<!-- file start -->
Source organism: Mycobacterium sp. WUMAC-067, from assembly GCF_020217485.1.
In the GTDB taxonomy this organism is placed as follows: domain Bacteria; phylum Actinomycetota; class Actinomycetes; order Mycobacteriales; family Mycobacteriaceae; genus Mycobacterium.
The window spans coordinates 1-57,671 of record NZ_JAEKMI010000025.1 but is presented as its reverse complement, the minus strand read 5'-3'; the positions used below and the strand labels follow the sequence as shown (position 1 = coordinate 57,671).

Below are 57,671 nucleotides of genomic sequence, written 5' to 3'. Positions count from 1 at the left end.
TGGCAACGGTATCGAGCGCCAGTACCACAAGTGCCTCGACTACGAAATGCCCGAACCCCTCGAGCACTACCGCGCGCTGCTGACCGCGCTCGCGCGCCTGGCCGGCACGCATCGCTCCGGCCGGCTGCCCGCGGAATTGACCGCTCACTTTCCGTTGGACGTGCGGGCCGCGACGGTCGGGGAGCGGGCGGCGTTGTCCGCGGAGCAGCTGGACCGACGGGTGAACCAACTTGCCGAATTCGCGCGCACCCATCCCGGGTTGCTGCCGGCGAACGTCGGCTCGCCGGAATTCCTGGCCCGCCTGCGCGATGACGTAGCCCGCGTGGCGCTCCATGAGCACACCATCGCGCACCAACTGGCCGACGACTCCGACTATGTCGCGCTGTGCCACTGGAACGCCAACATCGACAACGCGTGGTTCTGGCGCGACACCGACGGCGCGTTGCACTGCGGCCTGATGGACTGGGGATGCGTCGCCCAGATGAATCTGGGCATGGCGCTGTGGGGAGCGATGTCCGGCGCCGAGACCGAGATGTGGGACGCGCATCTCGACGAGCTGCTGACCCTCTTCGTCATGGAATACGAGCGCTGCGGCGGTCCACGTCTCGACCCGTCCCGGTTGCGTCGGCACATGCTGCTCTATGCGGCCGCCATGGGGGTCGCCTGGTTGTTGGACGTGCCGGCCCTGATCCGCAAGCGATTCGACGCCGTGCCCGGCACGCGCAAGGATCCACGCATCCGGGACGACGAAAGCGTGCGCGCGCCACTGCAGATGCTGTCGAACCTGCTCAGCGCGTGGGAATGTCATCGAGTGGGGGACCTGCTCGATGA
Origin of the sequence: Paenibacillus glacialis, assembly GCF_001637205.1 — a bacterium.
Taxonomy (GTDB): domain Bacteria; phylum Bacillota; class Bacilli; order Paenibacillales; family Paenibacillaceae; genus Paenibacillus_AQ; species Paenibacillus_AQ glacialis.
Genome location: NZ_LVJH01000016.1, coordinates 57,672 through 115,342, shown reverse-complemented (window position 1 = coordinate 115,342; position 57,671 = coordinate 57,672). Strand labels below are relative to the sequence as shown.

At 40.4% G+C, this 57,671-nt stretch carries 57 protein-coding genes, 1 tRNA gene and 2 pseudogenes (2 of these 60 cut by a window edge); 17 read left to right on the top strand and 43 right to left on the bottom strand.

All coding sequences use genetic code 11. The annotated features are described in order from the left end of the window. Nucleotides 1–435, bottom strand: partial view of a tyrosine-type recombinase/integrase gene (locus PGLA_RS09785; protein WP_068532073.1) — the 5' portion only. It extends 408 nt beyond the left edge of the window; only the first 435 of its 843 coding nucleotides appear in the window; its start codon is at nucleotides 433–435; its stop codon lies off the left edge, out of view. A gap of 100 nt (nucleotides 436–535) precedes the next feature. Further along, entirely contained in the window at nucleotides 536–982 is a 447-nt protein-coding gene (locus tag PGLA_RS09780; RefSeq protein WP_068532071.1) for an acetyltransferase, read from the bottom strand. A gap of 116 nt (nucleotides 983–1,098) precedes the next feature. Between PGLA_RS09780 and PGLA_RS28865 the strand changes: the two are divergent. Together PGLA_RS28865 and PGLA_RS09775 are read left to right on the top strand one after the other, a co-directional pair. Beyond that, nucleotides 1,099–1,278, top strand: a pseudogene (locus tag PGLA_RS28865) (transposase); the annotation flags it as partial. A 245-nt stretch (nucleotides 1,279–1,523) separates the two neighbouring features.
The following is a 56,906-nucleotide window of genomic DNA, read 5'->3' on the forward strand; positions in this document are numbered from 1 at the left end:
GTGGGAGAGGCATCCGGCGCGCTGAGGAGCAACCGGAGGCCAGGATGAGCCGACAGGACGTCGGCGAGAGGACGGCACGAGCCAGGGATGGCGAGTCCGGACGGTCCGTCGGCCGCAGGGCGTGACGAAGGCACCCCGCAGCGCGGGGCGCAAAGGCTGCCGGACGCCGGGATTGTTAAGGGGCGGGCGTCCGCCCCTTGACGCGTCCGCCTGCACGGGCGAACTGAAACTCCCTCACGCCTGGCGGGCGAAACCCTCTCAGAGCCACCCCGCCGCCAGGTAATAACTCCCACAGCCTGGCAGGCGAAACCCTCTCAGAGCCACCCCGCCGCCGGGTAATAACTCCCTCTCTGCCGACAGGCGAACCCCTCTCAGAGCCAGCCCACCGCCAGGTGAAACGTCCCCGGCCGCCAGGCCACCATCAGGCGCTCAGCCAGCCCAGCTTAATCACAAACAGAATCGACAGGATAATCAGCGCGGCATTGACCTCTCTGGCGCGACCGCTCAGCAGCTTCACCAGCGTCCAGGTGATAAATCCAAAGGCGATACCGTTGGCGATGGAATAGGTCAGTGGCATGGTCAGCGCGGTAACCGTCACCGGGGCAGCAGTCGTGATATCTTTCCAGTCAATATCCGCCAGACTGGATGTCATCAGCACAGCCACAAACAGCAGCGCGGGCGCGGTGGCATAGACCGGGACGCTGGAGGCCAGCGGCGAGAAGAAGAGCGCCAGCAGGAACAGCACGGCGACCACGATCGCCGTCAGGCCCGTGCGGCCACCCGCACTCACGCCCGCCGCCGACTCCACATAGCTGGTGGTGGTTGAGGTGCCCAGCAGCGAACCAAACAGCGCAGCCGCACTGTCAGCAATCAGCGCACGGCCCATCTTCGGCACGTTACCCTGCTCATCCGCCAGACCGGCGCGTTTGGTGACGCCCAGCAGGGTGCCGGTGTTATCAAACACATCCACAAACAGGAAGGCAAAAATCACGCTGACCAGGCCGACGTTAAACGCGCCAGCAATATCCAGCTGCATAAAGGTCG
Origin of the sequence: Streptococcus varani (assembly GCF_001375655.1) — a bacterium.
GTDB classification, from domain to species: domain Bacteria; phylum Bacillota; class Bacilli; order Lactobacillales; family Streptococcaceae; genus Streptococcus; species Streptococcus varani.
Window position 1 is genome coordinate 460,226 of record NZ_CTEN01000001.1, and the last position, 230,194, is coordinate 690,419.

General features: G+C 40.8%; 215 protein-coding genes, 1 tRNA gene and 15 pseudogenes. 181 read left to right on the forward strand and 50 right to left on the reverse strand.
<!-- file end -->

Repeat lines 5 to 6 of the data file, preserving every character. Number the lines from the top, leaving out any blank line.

TGGCAACGGTATCGAGCGCCAGTACCACAAGTGCCTCGACTACGAAATGCCCGAACCCCTCGAGCACTACCGCGCGCTGCTGACCGCGCTCGCGCGCCTGGCCGGCACGCATCGCTCCGGCCGGCTGCCCGCGGAATTGACCGCTCACTTTCCGTTGGACGTGCGGGCCGCGACGGTCGGGGAGCGGGCGGCGTTGTCCGCGGAGCAGCTGGACCGACGGGTGAACCAACTTGCCGAATTCGCGCGCACCCATCCCGGGTTGCTGCCGGCGAACGTCGGCTCGCCGGAATTCCTGGCCCGCCTGCGCGATGACGTAGCCCGCGTGGCGCTCCATGAGCACACCATCGCGCACCAACTGGCCGACGACTCCGACTATGTCGCGCTGTGCCACTGGAACGCCAACATCGACAACGCGTGGTTCTGGCGCGACACCGACGGCGCGTTGCACTGCGGCCTGATGGACTGGGGATGCGTCGCCCAGATGAATCTGGGCATGGCGCTGTGGGGAGCGATGTCCGGCGCCGAGACCGAGATGTGGGACGCGCATCTCGACGAGCTGCTGACCCTCTTCGTCATGGAATACGAGCGCTGCGGCGGTCCACGTCTCGACCCGTCCCGGTTGCGTCGGCACATGCTGCTCTATGCGGCCGCCATGGGGGTCGCCTGGTTGTTGGACGTGCCGGCCCTGATCCGCAAGCGATTCGACGCCGTGCCCGGCACGCGCAAGGATCCACGCATCCGGGACGACGAAAGCGTGCGCGCGCCACTGCAGATGCTGTCGAACCTGCTCAGCGCGTGGGAATGTCATCGAGTGGGGGACCTGCTCGATGA
Origin of the sequence: Paenibacillus glacialis, assembly GCF_001637205.1 — a bacterium.